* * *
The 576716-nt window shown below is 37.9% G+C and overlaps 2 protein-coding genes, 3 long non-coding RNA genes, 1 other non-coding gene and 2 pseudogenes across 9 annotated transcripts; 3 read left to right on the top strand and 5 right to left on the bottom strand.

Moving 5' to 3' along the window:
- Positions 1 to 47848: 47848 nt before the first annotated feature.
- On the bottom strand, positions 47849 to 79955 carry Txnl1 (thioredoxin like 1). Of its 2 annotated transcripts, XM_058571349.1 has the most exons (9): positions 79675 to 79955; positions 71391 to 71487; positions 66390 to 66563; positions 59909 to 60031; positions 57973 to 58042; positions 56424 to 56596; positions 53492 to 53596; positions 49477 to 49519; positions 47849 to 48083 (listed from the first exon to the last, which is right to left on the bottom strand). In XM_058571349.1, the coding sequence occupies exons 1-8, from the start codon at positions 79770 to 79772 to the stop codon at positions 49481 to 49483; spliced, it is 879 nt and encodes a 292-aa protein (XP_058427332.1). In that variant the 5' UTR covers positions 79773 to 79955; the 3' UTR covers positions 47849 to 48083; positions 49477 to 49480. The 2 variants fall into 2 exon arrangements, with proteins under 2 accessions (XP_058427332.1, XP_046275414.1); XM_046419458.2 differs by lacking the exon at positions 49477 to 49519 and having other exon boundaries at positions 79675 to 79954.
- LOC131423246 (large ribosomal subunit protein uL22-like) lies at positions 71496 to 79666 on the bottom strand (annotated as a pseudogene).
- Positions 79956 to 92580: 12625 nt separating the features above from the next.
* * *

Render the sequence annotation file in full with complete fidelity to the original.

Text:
The 576716-nt window shown below is 37.9% G+C and overlaps 2 protein-coding genes, 3 long non-coding RNA genes, 1 other non-coding gene and 2 pseudogenes across 9 annotated transcripts; 3 read left to right on the top strand and 5 right to left on the bottom strand.

Moving 5' to 3' along the window:
- Positions 1 to 47848: 47848 nt before the first annotated feature.
- On the bottom strand, positions 47849 to 79955 carry Txnl1 (thioredoxin like 1). Of its 2 annotated transcripts, XM_058571349.1 has the most exons (9): positions 79675 to 79955; positions 71391 to 71487; positions 66390 to 66563; positions 59909 to 60031; positions 57973 to 58042; positions 56424 to 56596; positions 53492 to 53596; positions 49477 to 49519; positions 47849 to 48083 (listed from the first exon to the last, which is right to left on the bottom strand). In XM_058571349.1, the coding sequence occupies exons 1-8, from the start codon at positions 79770 to 79772 to the stop codon at positions 49481 to 49483; spliced, it is 879 nt and encodes a 292-aa protein (XP_058427332.1). In that variant the 5' UTR covers positions 79773 to 79955; the 3' UTR covers positions 47849 to 48083; positions 49477 to 49480. The 2 variants fall into 2 exon arrangements, with proteins under 2 accessions (XP_058427332.1, XP_046275414.1); XM_046419458.2 differs by lacking the exon at positions 49477 to 49519 and having other exon boundaries at positions 79675 to 79954.
- LOC131423246 (large ribosomal subunit protein uL22-like) lies at positions 71496 to 79666 on the bottom strand (annotated as a pseudogene).
- Positions 79956 to 92580: 12625 nt separating the features above from the next.